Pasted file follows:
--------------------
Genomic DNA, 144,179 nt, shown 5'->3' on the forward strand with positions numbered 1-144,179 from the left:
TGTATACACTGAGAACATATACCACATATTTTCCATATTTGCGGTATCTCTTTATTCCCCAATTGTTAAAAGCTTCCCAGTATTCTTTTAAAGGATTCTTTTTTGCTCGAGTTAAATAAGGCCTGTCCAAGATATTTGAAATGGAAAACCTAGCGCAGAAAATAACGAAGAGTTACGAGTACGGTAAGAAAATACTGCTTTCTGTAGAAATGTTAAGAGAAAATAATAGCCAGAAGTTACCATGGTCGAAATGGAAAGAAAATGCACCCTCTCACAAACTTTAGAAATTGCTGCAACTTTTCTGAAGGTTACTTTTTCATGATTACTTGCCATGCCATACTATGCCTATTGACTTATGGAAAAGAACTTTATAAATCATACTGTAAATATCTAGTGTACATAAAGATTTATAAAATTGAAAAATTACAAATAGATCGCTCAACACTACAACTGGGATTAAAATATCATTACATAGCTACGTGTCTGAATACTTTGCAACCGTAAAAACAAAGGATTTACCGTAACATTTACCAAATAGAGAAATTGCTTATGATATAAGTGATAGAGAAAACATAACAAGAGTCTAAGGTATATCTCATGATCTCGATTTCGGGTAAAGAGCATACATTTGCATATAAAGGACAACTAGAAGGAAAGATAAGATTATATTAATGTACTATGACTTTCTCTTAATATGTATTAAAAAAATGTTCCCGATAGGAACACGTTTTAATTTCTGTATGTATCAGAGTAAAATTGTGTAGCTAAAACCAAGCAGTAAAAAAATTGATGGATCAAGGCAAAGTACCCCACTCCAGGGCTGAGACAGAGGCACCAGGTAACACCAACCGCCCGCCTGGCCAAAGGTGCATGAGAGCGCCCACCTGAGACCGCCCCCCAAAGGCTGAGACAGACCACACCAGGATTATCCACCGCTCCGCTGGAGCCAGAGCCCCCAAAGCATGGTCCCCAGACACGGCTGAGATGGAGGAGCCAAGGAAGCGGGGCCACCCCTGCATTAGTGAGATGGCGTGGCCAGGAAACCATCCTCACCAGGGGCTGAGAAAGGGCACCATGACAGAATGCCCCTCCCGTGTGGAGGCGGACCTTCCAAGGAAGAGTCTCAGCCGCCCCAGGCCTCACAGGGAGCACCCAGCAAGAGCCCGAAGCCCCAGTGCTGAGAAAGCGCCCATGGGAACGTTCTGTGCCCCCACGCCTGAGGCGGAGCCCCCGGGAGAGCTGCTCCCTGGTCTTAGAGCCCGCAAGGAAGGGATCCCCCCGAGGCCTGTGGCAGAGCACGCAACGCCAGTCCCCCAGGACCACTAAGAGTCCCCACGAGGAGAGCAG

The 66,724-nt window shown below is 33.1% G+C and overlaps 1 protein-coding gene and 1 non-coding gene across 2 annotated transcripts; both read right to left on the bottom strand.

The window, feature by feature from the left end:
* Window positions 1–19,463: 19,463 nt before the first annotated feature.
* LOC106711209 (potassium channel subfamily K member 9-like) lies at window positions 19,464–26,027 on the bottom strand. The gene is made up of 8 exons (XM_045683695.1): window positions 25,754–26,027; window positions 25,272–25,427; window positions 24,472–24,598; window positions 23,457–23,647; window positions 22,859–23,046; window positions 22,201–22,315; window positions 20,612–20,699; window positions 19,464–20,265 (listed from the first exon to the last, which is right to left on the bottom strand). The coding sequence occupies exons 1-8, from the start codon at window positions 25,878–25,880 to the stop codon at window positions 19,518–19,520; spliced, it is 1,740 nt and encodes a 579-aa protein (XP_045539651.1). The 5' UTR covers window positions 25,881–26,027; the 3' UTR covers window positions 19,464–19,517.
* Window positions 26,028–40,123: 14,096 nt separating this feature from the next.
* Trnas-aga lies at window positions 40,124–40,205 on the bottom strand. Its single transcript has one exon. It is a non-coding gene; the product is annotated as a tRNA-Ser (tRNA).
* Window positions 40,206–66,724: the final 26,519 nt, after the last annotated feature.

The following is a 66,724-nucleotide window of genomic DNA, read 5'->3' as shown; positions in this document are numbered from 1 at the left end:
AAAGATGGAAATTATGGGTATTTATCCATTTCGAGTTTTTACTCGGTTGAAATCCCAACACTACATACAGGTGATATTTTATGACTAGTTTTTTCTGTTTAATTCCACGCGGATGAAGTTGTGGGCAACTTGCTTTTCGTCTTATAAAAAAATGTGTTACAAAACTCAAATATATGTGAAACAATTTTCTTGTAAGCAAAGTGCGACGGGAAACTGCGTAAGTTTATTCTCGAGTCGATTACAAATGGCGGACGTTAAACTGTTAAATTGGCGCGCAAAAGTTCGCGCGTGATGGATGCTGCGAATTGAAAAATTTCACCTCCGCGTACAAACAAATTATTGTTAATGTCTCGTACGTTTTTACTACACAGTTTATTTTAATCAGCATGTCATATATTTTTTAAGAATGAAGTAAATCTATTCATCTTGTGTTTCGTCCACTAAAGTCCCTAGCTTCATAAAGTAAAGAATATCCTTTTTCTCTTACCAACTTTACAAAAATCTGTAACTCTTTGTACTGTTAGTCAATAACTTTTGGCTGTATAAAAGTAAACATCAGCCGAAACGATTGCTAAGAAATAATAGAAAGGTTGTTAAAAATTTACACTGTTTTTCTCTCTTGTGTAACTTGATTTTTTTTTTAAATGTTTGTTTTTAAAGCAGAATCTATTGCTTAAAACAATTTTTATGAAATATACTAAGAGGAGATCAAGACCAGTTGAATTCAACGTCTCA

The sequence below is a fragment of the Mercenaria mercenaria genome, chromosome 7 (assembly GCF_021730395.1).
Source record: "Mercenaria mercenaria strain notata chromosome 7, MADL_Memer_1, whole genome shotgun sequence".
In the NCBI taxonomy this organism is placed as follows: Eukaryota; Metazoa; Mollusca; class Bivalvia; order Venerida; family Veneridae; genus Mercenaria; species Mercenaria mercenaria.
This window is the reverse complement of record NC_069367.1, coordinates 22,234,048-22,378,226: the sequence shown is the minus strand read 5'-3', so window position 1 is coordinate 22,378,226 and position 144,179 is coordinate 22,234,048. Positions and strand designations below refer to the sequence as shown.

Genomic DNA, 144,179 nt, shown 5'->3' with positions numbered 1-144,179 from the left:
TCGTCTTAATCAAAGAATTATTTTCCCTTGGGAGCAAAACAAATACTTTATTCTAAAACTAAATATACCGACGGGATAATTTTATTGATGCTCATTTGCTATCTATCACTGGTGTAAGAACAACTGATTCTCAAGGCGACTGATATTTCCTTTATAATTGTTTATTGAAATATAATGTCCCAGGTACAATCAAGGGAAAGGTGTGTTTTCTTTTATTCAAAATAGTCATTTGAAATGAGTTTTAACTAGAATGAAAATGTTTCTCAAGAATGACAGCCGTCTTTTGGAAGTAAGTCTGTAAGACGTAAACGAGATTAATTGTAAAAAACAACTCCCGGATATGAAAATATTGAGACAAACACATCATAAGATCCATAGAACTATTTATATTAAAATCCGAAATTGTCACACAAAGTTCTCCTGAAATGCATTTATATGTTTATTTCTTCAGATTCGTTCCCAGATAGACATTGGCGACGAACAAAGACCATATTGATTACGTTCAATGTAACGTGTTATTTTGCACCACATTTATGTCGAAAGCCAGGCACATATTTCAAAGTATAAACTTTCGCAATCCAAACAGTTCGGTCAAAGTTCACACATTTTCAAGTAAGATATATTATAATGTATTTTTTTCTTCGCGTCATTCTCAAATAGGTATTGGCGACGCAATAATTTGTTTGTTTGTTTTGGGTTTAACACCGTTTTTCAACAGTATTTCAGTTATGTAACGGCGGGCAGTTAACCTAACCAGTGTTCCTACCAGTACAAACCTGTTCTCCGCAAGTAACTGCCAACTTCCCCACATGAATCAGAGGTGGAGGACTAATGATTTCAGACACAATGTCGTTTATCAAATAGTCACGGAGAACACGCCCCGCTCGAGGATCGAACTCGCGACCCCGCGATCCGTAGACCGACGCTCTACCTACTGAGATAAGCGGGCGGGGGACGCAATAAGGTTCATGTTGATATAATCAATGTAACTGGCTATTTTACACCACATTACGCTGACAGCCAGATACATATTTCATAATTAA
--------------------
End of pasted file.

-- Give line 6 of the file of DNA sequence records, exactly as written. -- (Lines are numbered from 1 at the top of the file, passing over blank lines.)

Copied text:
* LOC106711209 (potassium channel subfamily K member 9-like) lies at window positions 19,464–26,027 on the bottom strand. The gene is made up of 8 exons (XM_045683695.1): window positions 25,754–26,027; window positions 25,272–25,427; window positions 24,472–24,598; window positions 23,457–23,647; window positions 22,859–23,046; window positions 22,201–22,315; window positions 20,612–20,699; window positions 19,464–20,265 (listed from the first exon to the last, which is right to left on the bottom strand). The coding sequence occupies exons 1-8, from the start codon at window positions 25,878–25,880 to the stop codon at window positions 19,518–19,520; spliced, it is 1,740 nt and encodes a 579-aa protein (XP_045539651.1). The 5' UTR covers window positions 25,881–26,027; the 3' UTR covers window positions 19,464–19,517.